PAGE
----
Tesla shares rocketed higher on August 2, by almost $50, the day after the company reported its second-quarter results. Despite the stock rising more than 15% immediately after the report, WSJ analytics showed that short sellers are standing their ground in the name despite an estimated $1.7 billion paper loss resulting from the violent move higher.
The Journal noted that there was about $10.5 billion in short interest heading into Wednesday afternoon's reported earnings. And as the above chart shows, Tesla has remained the most heavily shorted stock in the U.S. in the days after its report. It was also noted that dating back to 2016, shorts in the name are down over $6 billion, making it third only to Nvidia and Amazon as the most painful short over that time period.
The WSJ quotes one of Tesla's most vocal and well known short sellers, Mark Speigel, who, despite noting that Tesla has pulled down his hedge fund's performance, stated that he plans to keep this short on because nothing new in the second quarter report disproved his thesis.
“It’s pounded my fund’s performance over the last 18 months…but I don’t let the stock price change how I feel about the company,” said Mark Spiegel, who says his hedge fund, Stanphyl Capital, has been shorting Tesla for years and would continue to do so for the foreseeable future.
Mr. Spiegel said he first began shorting Tesla around 2013, when its share price was trading in the high $90s. Once it got to around $200, “I thought, this is beyond ridiculous, and that’s when I got a lot shorter,” he said.
Wednesday’s earnings report did little to impress Mr. Spiegel, who said he is troubled by competition from luxury auto makers that plan to roll out their own electric vehicles and issues with product delays, along with the pace at which the company has plowed through its cash. “I saw nothing in [Wednesday’s] report that I didn’t expect or that changes my opinion about the company,” Mr. Spiegel said.
Not surprisingly, Tesla bulls used the earnings report in which Musk "apologized" to add to their positions. Gerber Kawasaki’s Ross Gerber took to Twitter on Friday, even after the stock ran up nearly $50 on Thursday, to try and “put the screws on the shorts" by buying more stock.
Even so, the head of predictive analytics at S3 Partners told the Journal that he expects shorts to continue to hold their ground moving forward:
While it is possible short sellers with narrower time horizons are waiting for Tesla’s stock to pare recent gains before closing out their positions, longer-term sellers have accumulated losses of billions of dollars in the past—and in response, not just held onto their positions but also expanded them, Mr. Dusaniwsky said.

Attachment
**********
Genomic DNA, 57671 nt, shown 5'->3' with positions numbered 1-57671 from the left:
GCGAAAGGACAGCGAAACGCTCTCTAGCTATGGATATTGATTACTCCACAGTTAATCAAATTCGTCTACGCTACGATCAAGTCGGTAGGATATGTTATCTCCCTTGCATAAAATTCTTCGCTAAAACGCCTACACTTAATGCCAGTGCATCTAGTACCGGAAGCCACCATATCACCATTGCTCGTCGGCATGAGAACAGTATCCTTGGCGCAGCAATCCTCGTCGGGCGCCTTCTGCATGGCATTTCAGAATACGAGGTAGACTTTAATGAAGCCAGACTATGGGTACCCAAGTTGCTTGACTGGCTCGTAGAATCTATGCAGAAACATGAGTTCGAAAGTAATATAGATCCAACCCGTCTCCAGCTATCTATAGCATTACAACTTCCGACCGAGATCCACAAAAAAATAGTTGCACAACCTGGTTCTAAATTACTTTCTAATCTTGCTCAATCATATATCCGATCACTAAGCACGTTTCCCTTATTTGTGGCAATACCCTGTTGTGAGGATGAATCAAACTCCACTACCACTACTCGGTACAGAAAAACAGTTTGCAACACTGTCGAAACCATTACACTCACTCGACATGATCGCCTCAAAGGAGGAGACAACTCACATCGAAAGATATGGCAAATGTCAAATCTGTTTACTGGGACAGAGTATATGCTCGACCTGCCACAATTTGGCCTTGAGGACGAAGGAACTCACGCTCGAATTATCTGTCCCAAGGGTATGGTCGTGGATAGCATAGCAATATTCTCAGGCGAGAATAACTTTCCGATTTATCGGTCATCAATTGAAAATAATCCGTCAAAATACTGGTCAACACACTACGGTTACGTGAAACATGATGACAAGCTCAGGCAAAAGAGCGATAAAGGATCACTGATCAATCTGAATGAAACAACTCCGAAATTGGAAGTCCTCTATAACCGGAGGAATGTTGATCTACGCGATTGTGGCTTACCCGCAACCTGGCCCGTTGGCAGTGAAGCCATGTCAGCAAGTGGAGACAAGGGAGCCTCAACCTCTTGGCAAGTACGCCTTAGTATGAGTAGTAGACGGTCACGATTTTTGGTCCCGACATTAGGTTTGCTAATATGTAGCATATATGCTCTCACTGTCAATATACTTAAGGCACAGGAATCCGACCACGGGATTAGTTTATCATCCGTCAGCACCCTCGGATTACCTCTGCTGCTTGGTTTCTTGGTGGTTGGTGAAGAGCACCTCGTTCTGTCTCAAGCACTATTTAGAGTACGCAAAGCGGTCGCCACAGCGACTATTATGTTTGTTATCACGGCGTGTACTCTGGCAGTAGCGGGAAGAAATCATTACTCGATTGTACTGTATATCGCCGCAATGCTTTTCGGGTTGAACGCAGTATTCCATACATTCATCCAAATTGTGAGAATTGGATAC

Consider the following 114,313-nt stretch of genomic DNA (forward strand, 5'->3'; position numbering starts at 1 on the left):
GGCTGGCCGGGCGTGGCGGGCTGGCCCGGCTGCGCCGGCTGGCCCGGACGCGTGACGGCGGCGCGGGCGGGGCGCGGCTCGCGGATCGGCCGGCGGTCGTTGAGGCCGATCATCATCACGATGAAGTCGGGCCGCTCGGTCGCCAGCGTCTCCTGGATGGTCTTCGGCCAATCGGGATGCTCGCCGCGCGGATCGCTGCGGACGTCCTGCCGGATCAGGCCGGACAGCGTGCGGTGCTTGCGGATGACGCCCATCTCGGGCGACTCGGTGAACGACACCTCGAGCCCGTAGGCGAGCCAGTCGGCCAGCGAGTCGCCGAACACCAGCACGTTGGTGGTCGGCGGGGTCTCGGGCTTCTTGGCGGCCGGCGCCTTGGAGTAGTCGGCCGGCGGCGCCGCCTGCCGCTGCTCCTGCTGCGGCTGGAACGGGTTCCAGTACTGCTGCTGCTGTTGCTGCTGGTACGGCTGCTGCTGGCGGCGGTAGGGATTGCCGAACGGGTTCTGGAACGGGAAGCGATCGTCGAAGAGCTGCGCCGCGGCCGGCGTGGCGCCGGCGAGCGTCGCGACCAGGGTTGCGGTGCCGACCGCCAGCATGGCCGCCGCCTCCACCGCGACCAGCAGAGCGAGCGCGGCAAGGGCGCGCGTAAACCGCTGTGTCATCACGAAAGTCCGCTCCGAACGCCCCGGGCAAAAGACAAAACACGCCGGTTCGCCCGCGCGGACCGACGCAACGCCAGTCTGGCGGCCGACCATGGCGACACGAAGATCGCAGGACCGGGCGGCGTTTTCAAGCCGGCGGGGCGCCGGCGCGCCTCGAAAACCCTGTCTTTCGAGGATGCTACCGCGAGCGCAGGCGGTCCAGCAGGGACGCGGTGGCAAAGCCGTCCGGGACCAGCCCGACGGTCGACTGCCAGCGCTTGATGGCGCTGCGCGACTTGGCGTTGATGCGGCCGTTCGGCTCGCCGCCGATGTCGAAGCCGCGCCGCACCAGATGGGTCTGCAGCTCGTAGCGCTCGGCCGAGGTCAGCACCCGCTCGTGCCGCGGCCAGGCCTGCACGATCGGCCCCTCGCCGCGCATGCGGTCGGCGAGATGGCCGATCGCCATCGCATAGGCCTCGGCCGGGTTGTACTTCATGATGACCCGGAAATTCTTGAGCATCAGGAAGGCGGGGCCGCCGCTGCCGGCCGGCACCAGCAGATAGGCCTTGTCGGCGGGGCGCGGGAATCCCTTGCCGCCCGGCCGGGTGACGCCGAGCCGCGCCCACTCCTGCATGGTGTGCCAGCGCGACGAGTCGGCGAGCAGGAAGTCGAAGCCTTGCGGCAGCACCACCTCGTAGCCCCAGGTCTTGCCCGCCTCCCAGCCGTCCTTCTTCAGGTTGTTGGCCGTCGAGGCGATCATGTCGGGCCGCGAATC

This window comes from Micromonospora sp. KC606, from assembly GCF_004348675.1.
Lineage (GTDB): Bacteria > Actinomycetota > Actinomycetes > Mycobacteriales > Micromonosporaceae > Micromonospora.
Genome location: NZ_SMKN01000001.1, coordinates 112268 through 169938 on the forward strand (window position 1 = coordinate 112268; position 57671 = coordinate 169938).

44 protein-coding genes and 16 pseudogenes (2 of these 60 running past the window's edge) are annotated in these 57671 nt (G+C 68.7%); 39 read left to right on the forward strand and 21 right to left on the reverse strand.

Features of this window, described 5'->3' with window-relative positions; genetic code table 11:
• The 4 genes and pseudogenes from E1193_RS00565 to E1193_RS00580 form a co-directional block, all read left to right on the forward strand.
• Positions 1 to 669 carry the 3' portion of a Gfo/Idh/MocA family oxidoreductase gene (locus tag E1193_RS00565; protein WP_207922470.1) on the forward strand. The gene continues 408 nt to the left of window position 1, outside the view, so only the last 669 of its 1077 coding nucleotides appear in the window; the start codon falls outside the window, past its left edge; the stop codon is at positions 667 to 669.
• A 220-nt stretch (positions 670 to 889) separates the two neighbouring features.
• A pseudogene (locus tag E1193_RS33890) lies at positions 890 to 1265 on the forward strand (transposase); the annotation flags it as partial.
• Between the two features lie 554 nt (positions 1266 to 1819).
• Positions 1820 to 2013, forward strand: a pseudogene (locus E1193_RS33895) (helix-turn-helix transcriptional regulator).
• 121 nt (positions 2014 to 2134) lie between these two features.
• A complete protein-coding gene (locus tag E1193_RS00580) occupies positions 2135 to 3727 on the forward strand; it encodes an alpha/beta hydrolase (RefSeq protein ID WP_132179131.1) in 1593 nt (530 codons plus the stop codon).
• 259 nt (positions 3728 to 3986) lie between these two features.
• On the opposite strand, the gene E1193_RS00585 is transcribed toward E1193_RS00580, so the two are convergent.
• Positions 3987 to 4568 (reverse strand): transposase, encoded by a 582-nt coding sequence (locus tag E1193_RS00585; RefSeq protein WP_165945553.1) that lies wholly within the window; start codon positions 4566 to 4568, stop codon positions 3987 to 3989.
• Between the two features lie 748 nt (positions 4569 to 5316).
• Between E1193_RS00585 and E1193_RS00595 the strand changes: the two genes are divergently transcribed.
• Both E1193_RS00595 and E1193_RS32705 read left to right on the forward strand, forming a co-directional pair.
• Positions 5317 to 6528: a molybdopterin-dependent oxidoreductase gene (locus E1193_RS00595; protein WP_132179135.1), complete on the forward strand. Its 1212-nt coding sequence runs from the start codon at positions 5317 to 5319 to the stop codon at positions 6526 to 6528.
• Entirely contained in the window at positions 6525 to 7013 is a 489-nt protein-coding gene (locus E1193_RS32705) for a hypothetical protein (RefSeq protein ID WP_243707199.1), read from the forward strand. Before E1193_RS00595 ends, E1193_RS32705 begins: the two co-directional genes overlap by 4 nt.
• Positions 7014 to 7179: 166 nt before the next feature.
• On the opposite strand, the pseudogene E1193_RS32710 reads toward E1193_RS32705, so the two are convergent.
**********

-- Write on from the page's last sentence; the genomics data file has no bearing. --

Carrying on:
“The ones who’ve lost billions of dollars, they’re going to take it on the chin,” Mr. Dusaniwsky said, adding that Tesla has been one of the most heavily shorted stocks in the U.S. for years. “No matter what is going on with the price and with earnings and car production, the major long-term short sellers are holding onto their short positions.”
Other analysts tried to provide a more balanced look at what the company did well in Q2, the fact that Elon Musk behaved himself and the company did not disclose a Wells Notice - with what the company did poorly - basically everything having to do with managing the company's financials and balance sheet.
The Wall Street Journal article noted that the company's precarious financial situation remains the biggest reason that many short sellers, like David Einhorn's Greenlight Capital, have not given up their position on the company.
Hedge fund Greenlight Capital Inc.’s short position in Tesla, whose shares jumped 29% last quarter, was its second-biggest loser throughout that period, according to a letter the firm’s president, David Einhorn, distributed to investors this week. Still, in his letter, Mr. Einhorn maintained that 2019 would likely be “a very challenging year” for Tesla, adding that he doubted “the entry-level Model 3 will be produced profitably anytime soon, if ever.”
Prior to earnings, we wrote that Tesla short sellers likely stood to gain or lose about $850M as a result of the report.
Based on the price of weekly Tesla options contracts that were set to expire the following Friday, traders in the options market expected the shares to swing by about 8% after the company reported results.
In the end, shares popped 15% on the report, doubling the max pain for shorts.
Regardless, it looks as though the next two quarters are going to be extremely interesting for Tesla, which has stuck with its controversial forecast that it will be GAAP profitable in the second half of the year. Short sellers have pointed out that the company's cash minus customer deposits has dropped precipitously to just $1.2B and that payables rose from $2.6B to $3.0B over just one quarter, indicating that the company may be trying to free up cash by not paying its bills; a strategy that can't last forever and will likely keep Tesla shorts hanging on. Meanwhile, even the most neutral of observers are confident that Tesla will need to raise billions in new cash to fund its staggering backlog of R&D, projects, ideas, new facilities and just to keep the cash burning business running.